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Probability Density Function: Aircraft Detection

  1. Feb 28, 2013 #1
    1. The problem statement, all variables and given/known data

    See figure attached.

    2. Relevant equations



    3. The attempt at a solution

    I'm having trouble getting start with this one, but here's what I've got so far.

    I assumed R is the signal recieved by the TDS.

    [tex]P(R=X) = \mu \quad , \quad P(R=N) = 1 - \mu[/tex]

    Now in part (a) I believe we are looking for,

    [tex]P( X \geq \gamma A | R = X)[/tex]

    The only other thing I can think of applying is Bayes rule,

    [tex]P( X \geq \gamma A | R = X) = \frac{P(X \geq \gamma \cap R = X)}{P(R=X)}[/tex]

    Also I think I have to incorporate the probability density function into the problem as well and I haven't done so yet.

    Any ideas/suggestions?

    Thanks again!
     

    Attached Files:

  2. jcsd
  3. Mar 1, 2013 #2
    I've made a little headway, I will add more work when I get some time to, but here's my idea:

    [tex]R = N + X[/tex]

    where,

    [tex]X\in\{ 0 , A \}[/tex]

    This simply shifts my Laplace PDF to the right by A units if there is an aircraft, and not otherwise.

    So I should be able to describe a conditional PDF based on this.

    More work when I return!
     
  4. Mar 1, 2013 #3

    haruspex

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    In the attachment, X is the received signal. When there is no aircraft, X = N; when there is one, X = A+N. Try to answer (a).
     
  5. Mar 2, 2013 #4
    EDIT:

    [tex]Y = X + N[/tex]

    [tex]P_{Y|X}(y|X=A) = A + \frac{1}{2}e^{-|y|}[/tex]


    [tex]P(Y \geq \gamma A | X =A) = \int_{\gamma A}^{\infty} (A + \frac{1}{2}e^{-|y|})dy[/tex]

    Now how do I deal with that integral?
     
    Last edited: Mar 2, 2013
  6. Mar 3, 2013 #5

    haruspex

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    That still isn't the assignment of symbols you were given, which is going to be confusing. It is given as:
    A = magnitude of the signal, if present
    N = noise (random variable)
    X = either N or A+N.
    If we write S as the r.v. for the signal then S takes the values 0 and A, the latter with probability μ%. X = S+N.
    The LHS expresses a probability, apparently of a specific value of your Y (my X). Since it is a continuous r.v., any specific value has zero probability, but I guess we can think of it as a probability density. The RHS, more seriously, mixes a probability (the second term) with some other type of value (A, the signal strength if present). I guess you meant to write something like P[A+y < Y < A+y+δy|X=A] = δye-|y|/2. That will change your integral somewhat.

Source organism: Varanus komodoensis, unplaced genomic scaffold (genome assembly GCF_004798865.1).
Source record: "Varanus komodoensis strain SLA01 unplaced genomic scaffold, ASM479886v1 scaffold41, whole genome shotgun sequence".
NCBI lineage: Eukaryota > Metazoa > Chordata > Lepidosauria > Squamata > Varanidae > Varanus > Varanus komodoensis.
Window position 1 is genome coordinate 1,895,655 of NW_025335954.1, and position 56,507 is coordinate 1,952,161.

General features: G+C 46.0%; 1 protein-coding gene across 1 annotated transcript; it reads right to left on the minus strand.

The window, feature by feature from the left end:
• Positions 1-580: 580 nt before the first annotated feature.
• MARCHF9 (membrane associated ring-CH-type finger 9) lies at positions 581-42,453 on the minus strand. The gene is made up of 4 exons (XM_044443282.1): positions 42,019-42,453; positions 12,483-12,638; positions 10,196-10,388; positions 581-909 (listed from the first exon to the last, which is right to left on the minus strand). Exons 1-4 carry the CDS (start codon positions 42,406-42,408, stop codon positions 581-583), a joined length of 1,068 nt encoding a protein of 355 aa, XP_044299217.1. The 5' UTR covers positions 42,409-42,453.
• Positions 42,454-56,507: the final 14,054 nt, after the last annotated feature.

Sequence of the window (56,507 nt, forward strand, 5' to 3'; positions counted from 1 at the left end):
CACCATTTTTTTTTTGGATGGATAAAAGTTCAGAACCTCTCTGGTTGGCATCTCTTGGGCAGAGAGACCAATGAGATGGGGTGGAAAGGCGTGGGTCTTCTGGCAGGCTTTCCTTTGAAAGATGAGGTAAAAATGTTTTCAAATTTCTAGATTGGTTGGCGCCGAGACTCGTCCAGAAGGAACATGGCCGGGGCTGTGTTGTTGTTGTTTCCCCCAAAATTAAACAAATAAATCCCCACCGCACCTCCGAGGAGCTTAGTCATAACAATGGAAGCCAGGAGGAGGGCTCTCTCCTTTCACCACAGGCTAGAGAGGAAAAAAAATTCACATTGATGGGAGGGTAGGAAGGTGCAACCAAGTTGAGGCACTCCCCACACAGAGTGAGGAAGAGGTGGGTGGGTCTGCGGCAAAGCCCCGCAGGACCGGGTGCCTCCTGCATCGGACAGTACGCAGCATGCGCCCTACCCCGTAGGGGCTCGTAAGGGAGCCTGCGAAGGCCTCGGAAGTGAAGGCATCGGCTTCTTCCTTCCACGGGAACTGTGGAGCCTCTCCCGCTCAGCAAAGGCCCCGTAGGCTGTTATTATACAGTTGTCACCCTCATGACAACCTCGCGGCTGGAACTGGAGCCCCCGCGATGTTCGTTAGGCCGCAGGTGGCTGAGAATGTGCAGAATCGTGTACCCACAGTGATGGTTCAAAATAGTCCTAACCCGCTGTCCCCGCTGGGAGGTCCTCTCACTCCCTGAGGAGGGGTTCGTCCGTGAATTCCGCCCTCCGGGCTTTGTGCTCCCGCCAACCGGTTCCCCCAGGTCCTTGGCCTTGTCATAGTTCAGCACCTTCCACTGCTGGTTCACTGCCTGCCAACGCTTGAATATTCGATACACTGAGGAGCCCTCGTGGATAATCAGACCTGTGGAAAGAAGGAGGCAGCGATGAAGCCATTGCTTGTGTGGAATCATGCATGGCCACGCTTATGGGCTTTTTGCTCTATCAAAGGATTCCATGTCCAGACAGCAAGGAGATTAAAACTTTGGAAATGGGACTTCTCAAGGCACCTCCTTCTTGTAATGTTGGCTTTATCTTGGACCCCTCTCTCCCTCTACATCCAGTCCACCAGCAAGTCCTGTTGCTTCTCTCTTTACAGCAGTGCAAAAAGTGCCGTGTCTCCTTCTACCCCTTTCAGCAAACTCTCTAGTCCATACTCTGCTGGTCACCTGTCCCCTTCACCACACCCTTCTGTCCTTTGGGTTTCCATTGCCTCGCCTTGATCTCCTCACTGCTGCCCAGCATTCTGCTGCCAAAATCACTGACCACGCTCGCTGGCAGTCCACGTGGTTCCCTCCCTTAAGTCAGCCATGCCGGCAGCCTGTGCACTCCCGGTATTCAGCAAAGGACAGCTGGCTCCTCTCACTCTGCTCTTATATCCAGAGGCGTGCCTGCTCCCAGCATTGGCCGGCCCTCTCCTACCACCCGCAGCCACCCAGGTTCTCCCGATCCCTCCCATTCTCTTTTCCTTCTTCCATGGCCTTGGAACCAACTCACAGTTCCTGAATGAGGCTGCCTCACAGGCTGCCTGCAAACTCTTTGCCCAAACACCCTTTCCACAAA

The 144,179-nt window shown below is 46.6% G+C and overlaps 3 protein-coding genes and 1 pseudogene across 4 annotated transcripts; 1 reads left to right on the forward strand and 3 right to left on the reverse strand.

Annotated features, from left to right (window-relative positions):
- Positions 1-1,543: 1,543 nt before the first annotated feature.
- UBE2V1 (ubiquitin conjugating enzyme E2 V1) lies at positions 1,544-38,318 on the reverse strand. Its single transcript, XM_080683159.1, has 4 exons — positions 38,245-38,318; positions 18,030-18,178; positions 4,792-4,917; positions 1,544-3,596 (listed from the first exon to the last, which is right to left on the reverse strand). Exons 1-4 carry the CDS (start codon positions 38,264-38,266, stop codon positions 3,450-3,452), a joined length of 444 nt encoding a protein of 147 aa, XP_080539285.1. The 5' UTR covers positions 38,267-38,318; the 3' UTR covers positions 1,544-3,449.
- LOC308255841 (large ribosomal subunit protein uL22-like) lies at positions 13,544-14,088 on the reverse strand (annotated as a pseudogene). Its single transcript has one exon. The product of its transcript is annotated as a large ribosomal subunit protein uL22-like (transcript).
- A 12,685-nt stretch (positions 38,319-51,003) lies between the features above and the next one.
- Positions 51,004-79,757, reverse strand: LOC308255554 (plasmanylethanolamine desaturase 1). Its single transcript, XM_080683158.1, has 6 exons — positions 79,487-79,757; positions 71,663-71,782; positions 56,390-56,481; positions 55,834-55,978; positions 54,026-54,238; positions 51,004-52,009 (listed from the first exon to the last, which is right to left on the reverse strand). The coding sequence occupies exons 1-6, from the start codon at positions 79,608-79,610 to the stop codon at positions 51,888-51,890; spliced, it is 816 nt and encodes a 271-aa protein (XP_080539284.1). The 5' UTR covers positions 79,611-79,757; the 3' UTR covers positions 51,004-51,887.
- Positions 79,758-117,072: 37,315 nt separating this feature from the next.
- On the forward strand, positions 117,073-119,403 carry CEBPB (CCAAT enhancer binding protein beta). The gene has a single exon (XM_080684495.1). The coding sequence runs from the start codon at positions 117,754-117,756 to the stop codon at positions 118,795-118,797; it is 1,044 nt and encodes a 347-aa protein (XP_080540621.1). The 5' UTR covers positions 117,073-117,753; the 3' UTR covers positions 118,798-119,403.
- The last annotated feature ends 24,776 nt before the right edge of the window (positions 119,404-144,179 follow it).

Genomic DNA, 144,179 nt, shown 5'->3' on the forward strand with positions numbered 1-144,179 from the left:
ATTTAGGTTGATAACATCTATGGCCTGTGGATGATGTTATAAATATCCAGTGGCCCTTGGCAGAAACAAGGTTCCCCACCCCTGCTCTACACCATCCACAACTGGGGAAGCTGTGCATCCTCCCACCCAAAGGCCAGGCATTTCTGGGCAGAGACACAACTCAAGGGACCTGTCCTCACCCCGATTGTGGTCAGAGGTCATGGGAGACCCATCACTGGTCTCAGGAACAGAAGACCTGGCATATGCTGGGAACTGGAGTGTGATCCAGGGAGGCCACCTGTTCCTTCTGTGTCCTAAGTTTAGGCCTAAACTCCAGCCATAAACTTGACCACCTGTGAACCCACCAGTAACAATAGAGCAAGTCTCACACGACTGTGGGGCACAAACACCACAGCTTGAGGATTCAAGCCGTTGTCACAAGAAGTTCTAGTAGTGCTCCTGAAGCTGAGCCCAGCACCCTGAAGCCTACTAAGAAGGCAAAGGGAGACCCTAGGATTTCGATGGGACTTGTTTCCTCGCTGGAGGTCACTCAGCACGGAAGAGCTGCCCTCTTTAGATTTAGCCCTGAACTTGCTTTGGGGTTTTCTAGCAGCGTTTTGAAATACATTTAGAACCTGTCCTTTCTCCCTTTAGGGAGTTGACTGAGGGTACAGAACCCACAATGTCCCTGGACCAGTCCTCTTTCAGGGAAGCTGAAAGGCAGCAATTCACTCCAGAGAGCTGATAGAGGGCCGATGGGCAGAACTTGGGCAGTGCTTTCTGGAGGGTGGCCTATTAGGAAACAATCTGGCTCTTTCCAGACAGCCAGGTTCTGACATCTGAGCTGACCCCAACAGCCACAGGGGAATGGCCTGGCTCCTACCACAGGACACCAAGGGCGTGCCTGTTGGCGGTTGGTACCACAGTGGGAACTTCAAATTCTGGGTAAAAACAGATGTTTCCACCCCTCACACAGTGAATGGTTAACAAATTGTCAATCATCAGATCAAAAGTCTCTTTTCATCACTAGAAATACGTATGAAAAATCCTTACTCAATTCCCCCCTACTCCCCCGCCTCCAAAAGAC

Separate the integral into two ranges so that the modulus sign can be evaluated in each.
     
  7. Mar 3, 2013 #6
    I'm still quite confused.

    Are you saying my integral is correct or I should be using your expression for the integral?

    What I meant by my integral is to show that the Laplace PDF is simply shifted to the right by A when there is an aircraft present, and not shifted at all when there isn't an aircraft present.

    What is the δ? There is no symbol given like that in the problem, so I don't know where you got that from.

    Can you please clarify?

    Thanks again!
     
  8. Mar 3, 2013 #7

    haruspex

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    Your integral has to be wrong because the integrand makes no physical sense; it adds a signal level to a probability.
    Do you agree that P[A+y < Y < A+y+δy|X=A] = δy e-|y|/2? So
    P[Y < A+y|X=A] = ∫ye-|y|/2.dy
    P[Y < γA|X=A] = ∫γA-Ae-|y|/2.dy
    You'll need to consider two cases according to whether γ is more or less than 1.
     
  9. Mar 3, 2013 #8
    Hello again haruspex,


    Can you explain to me what the δ symbol is as there is no mention of it in the original question. Where is that coming from?

    When X = A all that does is shift the pdf of N (given as pN(n) in the question) over to the right by A, correct?

    We are told in the question that,

    [tex]0 < \gamma < 1[/tex]

    so we only need to consider the one case then, correct?

    Also, can you explain the bounds on your integrals? I only see an upper bound and no lower bound.

    If I want the probability,

    [tex]P(Y < \gamma A | X = A) = \int _{-\infty}^{\gamma A}\frac{1}{2}e^{-|y-A|}dy[/tex]

    I would have written the limits of the integral as such.

    Is this incorrect?

    Can you explain where you are getting your limits from?
     
    Last edited: Mar 3, 2013
  10. Mar 3, 2013 #9

    haruspex

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    The δ is implicit in the fact that it is a probability density function. For continuous r.v. X, if you're told the pdf is f(x), that simply means P[x < X < x+δx] → f(x)δx as δx→0.
    Yes.
    Yes.
    I assumed a lower bound of -∞.
    That's equivalent to what I wrote.
     
  11. Mar 3, 2013 #10
    Good then we are on the same page!

    So how do I go about simplifying,

    [tex]P(Y < \gamma A | X = A) = \int _{-\infty}^{\gamma A}\frac{1}{2}e^{-|y-A|}dy[/tex]


    In fact, the probablity I'm looking for in part a) should be this, (or simply 1 - the solution above)

    [tex]P(Y \geq \gamma A | X = A) = \int _{\gamma A}^{\infty}\frac{1}{2}e^{-|y-A|}dy[/tex]

    Correct?

    But how do we deal with that integral, there is no closed form solution for that, right?
     
  12. Mar 3, 2013 #11

    haruspex

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    Yes. I switched it to make it conform to the usual cdf form.
    As I said, you have to split the range so that you know how to evaluate |y-A| in each range. When y < A, |y-A| = A-y.
     
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